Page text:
Employees report on Woodard and Curran contract

Employees report on Woodard and Curran contract

CARLINVILLE (Aug. 31, 2017) – It’s been a month since the Carlinville’s public works contract with management company Woodard and Curran began.

The contract meant a shift to a different employer for many city employees. While there was a lot of work to be done with regard to the transition, according to Woodard and Curran Area Manager Marc Thomas, the effort has gone smoothly. “We were able to knock out a significant amount of the on-boarding prior to the start date,” he said, adding, “The focus is always on the employees. They’re our business and if we can take care of them and get that portion [completed], that’s probably the main thing.”

Billing Specialist Karen Etter had this to say. “Everybody is nice, very helpful. If we need to ask questions, they’re an email away, a phone call away. They’ve been coming down weekly.”

Etter acknowledged that it’s still early in the agreement and it may be too soon to tell but, so far, she reports no red flags. “I think, in the long run, it’s going to be a good thing.”

Water Plant Manager Jim Knight also has no complaints. “I’m happy with the change. There’s a lot of resources available to me that I can, at the drop of a hat, just call somebody on the phone.”

While Knight admits he could always call other area water plants for ideas, Woodard and Curran is “dedicated” to what he’s doing.

“Woodard and Curran is going to make sure I’ve got the assets available to do my job and make sure I’m making a good product,” said Knight.

Lonnie Hyman, another long-time public works employee, is pleased at how things are going so far. “I think it’s going great. We’re getting things done. When something goes down or breaks, we can get it done without having to wait two weeks for the council to figure out what they’re doing.”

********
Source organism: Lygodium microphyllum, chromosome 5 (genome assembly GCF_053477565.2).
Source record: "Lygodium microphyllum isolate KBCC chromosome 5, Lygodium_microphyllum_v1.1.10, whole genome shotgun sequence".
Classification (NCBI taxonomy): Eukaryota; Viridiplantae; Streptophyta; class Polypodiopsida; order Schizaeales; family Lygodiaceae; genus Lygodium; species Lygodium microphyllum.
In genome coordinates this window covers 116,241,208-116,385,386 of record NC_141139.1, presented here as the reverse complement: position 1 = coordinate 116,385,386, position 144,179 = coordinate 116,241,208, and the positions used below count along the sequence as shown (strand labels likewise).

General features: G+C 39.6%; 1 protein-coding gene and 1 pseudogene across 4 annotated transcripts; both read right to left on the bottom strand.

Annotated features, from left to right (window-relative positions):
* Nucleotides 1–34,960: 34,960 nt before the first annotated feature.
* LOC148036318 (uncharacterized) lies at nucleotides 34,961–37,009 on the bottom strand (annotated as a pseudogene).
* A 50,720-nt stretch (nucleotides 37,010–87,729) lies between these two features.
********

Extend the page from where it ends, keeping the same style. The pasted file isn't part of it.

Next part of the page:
Hyman says he’s confident in how the employees are being handled. “All the bad rumors and stuff that I heard before were, basically, just rumors. They’ve not showed me anything or any reasons that they’re going to get rid of me. That’s what the rumors  were.”

“They’ve made my job easier, because now I can concentrate on what I need to do because I’m not worried about what they’re going to do,” explained Hyman. “We’re working together. That’s the first time I’ve ever done this and I’ve been here 24 years.”

Public Works Director Tim Hasara, who is also now an employee of Woodard and Curran, is also pleased with the transition period so far. “I think it’s going great. A lot of new things are happening.”

Hasara explained how the first couple of months will be a lot for employees with physicals and safety training. “I suspect after 90 days, it will be back to a normal daily process.”

Hasara noted how there will be a lot more tracking, reporting and recording. “It’s just a little different process than it was two months ago, but it’s going smoothly.”

 Jim Miller and Dakota Bates work to repair a water main break on South Broad Aug. 29. Both men are now employed by Woodard and Curran.